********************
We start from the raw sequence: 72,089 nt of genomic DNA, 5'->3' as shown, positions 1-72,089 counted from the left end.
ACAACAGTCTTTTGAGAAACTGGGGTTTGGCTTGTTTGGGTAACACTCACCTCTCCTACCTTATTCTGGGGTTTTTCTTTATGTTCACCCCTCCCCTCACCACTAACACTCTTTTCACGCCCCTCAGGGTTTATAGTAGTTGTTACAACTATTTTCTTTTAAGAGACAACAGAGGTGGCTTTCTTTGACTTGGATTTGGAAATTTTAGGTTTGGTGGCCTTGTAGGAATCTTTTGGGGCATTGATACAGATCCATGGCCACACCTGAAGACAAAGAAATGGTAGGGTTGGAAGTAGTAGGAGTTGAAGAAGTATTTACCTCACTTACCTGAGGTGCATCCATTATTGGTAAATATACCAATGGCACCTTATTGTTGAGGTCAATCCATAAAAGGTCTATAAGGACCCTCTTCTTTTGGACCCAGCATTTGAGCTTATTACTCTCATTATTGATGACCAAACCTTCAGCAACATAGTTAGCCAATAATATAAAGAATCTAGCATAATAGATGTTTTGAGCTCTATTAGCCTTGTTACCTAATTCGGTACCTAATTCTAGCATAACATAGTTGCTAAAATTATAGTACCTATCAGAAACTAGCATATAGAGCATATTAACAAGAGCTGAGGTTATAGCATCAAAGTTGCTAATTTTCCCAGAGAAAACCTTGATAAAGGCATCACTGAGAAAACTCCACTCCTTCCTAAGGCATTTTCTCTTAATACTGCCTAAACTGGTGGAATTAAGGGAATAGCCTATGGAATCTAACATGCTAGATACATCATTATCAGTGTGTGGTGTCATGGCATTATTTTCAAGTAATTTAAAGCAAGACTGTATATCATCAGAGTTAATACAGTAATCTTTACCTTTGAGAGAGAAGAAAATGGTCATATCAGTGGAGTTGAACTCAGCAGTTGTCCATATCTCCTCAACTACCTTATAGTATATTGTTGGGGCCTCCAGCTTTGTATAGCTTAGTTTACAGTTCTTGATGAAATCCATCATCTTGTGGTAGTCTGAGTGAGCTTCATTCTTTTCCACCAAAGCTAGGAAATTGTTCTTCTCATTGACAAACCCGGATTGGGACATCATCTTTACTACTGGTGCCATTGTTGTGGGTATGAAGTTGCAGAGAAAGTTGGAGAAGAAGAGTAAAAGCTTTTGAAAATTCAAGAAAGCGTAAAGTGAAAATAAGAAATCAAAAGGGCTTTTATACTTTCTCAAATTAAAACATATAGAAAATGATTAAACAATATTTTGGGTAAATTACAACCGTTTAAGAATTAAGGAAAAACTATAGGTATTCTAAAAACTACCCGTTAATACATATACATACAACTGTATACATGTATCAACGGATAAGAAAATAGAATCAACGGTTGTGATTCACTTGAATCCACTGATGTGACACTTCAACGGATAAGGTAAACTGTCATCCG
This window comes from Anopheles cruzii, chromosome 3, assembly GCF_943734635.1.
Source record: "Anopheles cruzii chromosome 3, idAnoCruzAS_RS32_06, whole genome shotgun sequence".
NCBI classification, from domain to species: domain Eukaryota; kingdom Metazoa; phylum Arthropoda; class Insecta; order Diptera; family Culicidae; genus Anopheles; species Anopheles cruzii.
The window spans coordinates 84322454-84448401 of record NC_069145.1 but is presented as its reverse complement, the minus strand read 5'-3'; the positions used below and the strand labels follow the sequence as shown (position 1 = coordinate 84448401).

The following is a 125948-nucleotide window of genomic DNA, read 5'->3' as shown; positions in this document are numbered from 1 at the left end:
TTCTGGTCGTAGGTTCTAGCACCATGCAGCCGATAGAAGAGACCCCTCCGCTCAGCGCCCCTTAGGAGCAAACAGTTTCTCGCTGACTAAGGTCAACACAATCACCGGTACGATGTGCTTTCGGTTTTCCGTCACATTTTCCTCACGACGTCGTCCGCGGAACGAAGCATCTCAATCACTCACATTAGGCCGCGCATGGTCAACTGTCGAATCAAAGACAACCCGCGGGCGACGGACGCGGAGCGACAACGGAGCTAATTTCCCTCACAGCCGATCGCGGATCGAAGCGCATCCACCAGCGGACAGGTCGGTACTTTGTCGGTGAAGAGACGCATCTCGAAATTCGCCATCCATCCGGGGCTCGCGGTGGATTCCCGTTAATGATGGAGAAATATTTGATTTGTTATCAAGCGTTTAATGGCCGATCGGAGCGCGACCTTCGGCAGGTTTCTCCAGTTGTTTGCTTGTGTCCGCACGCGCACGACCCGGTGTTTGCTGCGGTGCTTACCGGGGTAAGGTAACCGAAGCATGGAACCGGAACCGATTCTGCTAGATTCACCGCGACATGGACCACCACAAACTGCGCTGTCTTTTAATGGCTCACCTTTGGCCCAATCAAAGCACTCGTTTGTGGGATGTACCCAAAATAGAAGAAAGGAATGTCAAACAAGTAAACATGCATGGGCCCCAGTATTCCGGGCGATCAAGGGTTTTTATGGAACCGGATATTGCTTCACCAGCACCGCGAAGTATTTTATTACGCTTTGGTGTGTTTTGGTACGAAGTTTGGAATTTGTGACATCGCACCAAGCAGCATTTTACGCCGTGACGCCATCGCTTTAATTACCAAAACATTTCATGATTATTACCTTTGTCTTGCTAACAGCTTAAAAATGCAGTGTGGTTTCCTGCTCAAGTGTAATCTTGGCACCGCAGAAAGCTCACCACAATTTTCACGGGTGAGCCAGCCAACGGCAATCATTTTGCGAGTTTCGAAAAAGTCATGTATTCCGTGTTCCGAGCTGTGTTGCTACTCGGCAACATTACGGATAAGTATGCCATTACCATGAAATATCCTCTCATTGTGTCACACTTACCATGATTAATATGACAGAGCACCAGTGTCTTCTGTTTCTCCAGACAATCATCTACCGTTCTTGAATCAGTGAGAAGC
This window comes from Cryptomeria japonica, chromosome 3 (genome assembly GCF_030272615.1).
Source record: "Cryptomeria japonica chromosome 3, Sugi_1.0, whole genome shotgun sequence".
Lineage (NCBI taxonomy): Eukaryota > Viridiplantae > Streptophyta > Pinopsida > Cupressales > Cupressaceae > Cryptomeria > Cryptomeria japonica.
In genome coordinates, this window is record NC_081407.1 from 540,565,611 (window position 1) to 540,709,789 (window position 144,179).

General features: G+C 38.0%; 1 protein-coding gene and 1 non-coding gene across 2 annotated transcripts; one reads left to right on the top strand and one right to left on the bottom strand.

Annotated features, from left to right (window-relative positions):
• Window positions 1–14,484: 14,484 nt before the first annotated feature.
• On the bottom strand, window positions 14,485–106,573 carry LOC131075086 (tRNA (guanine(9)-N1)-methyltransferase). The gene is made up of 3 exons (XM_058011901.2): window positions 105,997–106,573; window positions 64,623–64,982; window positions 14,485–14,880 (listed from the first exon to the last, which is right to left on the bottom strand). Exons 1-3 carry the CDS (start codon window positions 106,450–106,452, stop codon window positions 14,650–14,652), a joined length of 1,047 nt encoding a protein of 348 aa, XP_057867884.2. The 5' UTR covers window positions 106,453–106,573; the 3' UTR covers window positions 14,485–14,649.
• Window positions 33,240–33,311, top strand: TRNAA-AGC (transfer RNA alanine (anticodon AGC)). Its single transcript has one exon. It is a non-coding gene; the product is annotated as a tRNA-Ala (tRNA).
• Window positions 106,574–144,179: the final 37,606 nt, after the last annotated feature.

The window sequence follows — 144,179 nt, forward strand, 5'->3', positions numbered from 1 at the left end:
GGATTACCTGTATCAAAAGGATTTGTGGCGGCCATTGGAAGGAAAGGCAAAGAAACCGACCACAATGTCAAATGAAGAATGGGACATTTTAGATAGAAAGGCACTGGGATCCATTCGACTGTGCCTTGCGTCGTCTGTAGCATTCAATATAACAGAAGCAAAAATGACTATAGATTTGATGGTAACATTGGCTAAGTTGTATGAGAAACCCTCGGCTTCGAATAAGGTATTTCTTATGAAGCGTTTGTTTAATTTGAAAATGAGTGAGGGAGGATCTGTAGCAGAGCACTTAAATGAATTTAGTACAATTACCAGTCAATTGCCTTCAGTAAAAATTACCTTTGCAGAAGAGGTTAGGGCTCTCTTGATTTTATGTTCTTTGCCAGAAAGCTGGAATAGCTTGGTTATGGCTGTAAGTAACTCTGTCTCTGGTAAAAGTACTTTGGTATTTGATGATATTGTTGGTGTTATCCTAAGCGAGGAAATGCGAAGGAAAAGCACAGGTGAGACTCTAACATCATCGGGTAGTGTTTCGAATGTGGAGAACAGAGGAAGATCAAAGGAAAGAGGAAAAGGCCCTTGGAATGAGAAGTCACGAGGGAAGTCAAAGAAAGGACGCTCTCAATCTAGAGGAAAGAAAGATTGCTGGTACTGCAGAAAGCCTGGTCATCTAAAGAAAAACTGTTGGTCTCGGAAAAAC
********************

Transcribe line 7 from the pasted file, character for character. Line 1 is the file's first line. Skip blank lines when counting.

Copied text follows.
The following is a 125948-nucleotide window of genomic DNA, read 5'->3' as shown; positions in this document are numbered from 1 at the left end: